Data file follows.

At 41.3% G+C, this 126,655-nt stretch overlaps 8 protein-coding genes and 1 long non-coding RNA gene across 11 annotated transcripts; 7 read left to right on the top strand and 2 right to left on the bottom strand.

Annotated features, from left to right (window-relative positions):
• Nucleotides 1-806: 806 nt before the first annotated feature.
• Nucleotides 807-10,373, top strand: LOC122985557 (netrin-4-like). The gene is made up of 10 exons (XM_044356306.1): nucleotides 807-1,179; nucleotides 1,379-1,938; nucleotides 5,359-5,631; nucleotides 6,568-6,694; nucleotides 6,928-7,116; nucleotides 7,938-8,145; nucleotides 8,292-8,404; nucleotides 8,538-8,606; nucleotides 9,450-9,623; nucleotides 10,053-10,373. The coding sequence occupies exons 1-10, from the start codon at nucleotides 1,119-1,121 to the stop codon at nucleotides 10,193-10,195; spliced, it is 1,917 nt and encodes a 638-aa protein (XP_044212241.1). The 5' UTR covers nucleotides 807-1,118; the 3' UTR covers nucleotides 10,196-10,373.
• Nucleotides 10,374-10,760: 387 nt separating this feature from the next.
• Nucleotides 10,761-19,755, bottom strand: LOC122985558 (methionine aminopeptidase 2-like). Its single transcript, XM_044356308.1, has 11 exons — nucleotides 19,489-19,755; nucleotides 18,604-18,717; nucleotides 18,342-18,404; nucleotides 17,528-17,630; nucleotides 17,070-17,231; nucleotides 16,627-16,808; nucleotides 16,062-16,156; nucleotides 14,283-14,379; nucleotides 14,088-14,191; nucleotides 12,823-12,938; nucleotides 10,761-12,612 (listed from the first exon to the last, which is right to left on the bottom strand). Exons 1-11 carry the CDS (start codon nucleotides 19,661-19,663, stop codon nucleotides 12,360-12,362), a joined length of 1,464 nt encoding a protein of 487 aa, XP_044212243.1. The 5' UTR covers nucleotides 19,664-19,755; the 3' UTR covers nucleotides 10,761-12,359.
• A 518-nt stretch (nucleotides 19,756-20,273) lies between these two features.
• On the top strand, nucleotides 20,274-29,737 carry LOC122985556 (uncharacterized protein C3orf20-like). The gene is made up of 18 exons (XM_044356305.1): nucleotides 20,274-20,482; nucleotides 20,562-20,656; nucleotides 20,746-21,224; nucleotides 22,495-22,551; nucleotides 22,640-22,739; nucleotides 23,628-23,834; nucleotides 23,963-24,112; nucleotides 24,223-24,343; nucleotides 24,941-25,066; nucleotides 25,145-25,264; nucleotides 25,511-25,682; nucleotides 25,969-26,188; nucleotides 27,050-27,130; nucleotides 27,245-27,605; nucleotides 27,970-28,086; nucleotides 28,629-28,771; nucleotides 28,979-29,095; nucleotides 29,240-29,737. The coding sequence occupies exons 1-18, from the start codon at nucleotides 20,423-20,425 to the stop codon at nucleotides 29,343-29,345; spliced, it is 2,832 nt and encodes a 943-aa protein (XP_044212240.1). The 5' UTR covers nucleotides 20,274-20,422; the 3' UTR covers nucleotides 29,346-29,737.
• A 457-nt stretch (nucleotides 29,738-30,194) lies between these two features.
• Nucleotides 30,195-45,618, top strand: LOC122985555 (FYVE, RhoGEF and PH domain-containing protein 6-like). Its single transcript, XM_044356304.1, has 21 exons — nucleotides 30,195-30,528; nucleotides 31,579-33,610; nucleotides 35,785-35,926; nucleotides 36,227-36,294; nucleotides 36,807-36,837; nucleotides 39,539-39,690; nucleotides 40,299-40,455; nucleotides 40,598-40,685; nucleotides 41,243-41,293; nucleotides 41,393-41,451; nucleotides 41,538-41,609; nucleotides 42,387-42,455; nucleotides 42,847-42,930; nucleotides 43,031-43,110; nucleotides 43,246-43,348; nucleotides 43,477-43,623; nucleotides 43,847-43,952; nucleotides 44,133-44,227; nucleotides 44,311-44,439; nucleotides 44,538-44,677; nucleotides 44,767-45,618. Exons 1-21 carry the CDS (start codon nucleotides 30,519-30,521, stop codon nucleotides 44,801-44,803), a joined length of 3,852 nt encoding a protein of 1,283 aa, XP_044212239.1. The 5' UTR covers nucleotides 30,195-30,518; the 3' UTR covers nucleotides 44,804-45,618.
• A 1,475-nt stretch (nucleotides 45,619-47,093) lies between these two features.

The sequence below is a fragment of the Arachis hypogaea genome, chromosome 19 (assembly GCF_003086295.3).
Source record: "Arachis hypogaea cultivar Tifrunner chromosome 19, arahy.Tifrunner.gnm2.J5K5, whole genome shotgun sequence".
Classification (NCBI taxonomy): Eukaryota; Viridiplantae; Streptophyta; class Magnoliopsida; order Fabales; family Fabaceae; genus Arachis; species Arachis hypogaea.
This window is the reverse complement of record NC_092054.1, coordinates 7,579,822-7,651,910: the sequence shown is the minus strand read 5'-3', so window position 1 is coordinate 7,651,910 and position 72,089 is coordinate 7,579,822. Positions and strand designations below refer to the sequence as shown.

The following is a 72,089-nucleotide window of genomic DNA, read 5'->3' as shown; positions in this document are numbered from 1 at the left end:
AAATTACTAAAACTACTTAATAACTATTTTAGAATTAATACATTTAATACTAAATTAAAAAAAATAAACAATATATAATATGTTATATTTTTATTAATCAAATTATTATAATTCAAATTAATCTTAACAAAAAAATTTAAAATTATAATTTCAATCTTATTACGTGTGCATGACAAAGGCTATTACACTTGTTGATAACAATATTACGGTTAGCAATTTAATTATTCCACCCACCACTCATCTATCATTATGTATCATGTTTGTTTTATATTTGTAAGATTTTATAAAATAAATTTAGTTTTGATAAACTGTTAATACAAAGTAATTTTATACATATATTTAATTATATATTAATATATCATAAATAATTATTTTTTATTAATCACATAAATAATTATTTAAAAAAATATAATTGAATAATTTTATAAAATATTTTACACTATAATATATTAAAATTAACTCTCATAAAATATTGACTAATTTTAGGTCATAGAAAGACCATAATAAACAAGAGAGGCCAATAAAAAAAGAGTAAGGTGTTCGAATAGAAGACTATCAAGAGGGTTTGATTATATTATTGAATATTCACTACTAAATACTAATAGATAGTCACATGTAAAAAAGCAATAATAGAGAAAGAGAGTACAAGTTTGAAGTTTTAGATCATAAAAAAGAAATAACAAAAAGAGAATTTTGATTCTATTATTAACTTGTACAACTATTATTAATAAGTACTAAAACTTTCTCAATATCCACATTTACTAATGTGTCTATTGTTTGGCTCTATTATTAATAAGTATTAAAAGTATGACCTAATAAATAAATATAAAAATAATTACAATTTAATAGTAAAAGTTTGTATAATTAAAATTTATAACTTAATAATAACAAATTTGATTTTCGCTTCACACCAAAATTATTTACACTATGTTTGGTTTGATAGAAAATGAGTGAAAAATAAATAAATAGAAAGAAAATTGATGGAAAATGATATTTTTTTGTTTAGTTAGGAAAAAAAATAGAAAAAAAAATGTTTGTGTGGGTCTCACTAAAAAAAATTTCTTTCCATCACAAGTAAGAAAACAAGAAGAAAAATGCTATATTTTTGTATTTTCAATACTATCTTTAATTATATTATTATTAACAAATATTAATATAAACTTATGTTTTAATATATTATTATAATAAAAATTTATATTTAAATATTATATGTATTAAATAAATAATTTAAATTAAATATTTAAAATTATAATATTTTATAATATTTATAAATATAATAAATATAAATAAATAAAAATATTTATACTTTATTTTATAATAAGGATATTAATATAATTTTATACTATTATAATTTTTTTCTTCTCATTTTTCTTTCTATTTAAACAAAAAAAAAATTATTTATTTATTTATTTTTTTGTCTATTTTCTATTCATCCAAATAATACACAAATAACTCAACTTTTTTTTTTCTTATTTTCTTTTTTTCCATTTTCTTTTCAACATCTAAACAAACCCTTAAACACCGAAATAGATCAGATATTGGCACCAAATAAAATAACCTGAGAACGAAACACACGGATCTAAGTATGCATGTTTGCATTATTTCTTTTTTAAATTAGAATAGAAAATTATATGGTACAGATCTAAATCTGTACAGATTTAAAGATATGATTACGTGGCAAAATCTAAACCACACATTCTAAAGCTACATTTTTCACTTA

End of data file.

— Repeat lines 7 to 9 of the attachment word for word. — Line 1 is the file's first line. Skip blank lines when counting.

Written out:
• A 518-nt stretch (nucleotides 19,756-20,273) lies between these two features.
• On the top strand, nucleotides 20,274-29,737 carry LOC122985556 (uncharacterized protein C3orf20-like). The gene is made up of 18 exons (XM_044356305.1): nucleotides 20,274-20,482; nucleotides 20,562-20,656; nucleotides 20,746-21,224; nucleotides 22,495-22,551; nucleotides 22,640-22,739; nucleotides 23,628-23,834; nucleotides 23,963-24,112; nucleotides 24,223-24,343; nucleotides 24,941-25,066; nucleotides 25,145-25,264; nucleotides 25,511-25,682; nucleotides 25,969-26,188; nucleotides 27,050-27,130; nucleotides 27,245-27,605; nucleotides 27,970-28,086; nucleotides 28,629-28,771; nucleotides 28,979-29,095; nucleotides 29,240-29,737. The coding sequence occupies exons 1-18, from the start codon at nucleotides 20,423-20,425 to the stop codon at nucleotides 29,343-29,345; spliced, it is 2,832 nt and encodes a 943-aa protein (XP_044212240.1). The 5' UTR covers nucleotides 20,274-20,422; the 3' UTR covers nucleotides 29,346-29,737.
• A 457-nt stretch (nucleotides 29,738-30,194) lies between these two features.